Friday, January 22, 2010

Doctor for the Family?

In retirement I get a lot of inquiries from family and friends about aspects of their disease or care. I try not to be intrusive and to mostly provide reassurance, but sometimes I just can't stand by.

My sister in rural Pennsylvania had severe shortness of breath and also a known leaky heart valve (stable since childhood). A local cardiologist told her she needed three heart valves replaced! This was so over the top that I "interfered" by advising her to head to the relatively nearby Cleveland Clinic (her records didn't arrive so it took two trips there). The description of the consultant she saw there was a disinterested "cold fish." He told her no surgery was indicated and that all she needed to do was lose weight. He saw no need for further tests or referrals.

So I entered the picture again and contacted a Pulmonologist at the University of Pittsburgh Medical Center who was very gracious. Doctor's don't necessarily look forward to being the third consultant - basically a referee. He did pulmonary functions, CT scans and cardiac ultrasounds to evaluate her pulmonary hypertension. My sister subsequently went all the way through a thoracoscopic lung biopsy which unfortunately showed a serious irreversible lung disease.

I check in by phone with my sister every few days. She is now on Hospice care, but the Hospice base is 40 miles away and several different RN's have been to see her. In treating her shortness of breath she got pretty goofy and unstable on the sedative/narcotic regimen so they put her in the inpatient Hospice Unit for a week. She's pretty much bed ridden, on oxygen and at peace with her Swedenborgian-based belief that she will pass into a vibrant spiritual world in a much more perfect disease free spiritual body. Although, she's reluctant to leave her beloved husband and extended family behind, she's actually looking forward to the day when all of the family can be together once more.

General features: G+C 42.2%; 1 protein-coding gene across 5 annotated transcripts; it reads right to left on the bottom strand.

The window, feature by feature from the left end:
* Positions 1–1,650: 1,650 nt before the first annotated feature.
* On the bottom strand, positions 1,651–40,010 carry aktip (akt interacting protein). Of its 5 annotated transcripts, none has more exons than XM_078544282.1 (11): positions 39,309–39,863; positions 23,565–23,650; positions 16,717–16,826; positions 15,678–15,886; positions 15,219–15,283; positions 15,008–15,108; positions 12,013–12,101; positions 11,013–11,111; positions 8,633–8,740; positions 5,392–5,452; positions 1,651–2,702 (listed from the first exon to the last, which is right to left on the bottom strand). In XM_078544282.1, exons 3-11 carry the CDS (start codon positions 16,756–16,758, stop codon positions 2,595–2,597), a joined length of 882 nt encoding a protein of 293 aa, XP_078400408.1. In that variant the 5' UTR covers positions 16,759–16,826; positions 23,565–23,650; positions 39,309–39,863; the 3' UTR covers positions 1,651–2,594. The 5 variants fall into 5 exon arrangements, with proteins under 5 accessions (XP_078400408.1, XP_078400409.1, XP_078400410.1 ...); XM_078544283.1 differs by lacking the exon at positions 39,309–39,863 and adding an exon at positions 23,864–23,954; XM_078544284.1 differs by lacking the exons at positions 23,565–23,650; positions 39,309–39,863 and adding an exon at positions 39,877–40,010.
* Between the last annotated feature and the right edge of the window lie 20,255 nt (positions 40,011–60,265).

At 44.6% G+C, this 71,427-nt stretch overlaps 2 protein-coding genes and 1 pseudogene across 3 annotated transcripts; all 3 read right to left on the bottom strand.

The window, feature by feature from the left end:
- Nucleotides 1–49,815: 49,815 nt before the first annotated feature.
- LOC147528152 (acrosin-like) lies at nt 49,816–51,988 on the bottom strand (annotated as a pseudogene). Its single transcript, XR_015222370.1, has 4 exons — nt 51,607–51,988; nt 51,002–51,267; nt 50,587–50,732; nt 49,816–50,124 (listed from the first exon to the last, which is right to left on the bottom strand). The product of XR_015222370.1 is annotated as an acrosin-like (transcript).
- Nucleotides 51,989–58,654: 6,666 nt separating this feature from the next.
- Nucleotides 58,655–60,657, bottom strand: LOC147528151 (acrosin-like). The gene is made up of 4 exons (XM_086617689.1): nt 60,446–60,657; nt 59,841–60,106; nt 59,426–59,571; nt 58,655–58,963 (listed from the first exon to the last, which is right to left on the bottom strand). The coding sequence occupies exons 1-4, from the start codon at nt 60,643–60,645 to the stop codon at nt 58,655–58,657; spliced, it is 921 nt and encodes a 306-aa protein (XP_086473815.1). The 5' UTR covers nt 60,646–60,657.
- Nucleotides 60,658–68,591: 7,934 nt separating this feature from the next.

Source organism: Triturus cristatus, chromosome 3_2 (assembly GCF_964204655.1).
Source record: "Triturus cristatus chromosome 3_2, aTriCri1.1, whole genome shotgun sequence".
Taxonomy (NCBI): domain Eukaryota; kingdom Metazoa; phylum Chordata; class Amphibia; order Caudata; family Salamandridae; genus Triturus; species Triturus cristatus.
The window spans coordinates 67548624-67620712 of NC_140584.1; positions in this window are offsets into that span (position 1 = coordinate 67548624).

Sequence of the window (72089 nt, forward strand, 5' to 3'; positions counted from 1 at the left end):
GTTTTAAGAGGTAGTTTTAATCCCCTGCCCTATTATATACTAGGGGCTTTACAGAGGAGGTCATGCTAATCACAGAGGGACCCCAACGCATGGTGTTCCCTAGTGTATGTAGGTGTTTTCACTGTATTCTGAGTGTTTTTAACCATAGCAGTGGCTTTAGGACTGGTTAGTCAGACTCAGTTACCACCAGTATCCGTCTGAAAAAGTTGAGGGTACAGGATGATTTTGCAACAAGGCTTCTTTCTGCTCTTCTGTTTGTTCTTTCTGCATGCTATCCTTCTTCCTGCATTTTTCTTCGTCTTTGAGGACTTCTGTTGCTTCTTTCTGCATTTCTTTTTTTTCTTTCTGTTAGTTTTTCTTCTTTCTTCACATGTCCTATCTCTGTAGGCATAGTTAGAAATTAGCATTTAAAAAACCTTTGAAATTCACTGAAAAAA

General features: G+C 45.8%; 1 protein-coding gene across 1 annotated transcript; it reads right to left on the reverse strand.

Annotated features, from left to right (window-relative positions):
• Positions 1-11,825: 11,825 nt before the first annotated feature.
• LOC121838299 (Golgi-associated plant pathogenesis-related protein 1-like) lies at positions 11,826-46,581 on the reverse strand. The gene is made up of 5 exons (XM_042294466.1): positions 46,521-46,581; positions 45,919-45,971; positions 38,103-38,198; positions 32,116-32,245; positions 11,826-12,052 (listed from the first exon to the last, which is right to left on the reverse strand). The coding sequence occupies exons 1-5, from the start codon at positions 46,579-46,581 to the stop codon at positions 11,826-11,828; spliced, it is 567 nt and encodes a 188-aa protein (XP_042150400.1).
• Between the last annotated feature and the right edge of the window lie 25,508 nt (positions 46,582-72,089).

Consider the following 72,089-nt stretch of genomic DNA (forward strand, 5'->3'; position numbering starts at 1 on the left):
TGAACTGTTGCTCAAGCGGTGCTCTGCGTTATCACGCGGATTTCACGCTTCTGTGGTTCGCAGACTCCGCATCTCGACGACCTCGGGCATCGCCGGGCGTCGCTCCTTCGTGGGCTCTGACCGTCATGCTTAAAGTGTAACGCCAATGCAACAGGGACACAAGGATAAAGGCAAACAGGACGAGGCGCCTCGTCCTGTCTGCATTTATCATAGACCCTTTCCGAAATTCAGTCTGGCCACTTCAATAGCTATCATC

After coming home from the Hospice Unit, she casually mentioned that she really felt hyper, shaky and jittery. After reviewing her meds, we discovered that she was on both long acting plus short acting asthma inhaler meds. So I said, "check with your medical team, but for now stop the short acting albuterol and use it only as needed." The jitters resolved. I told her to send my apologies to her team and that I'm sure they would have given the same advice.

In general, doctor's are advised not to provide direct care for their families. That certainly didn't apply to our family when we were kids. My father was an "old time" family doctor. We got our ears checked, penicillin shots, etc. by going into dad's office after school.

I stitched up my son's laceration at a Boy Scout Camp when I was the doctor there. It would have been silly to send him back to Seattle. Of course my son, now a lawyer, still points to the scar on his knee and says, "boy, you can sure tell that wasn't done by a plastic surgeon."

The label of nurse or doctor carries over to the stage of retirement. I hope I have been of some help to my sister, but it's a balancing act. In general, being supportive with bits of education and reassurance is probably the best medicine we have to offer for our own families.

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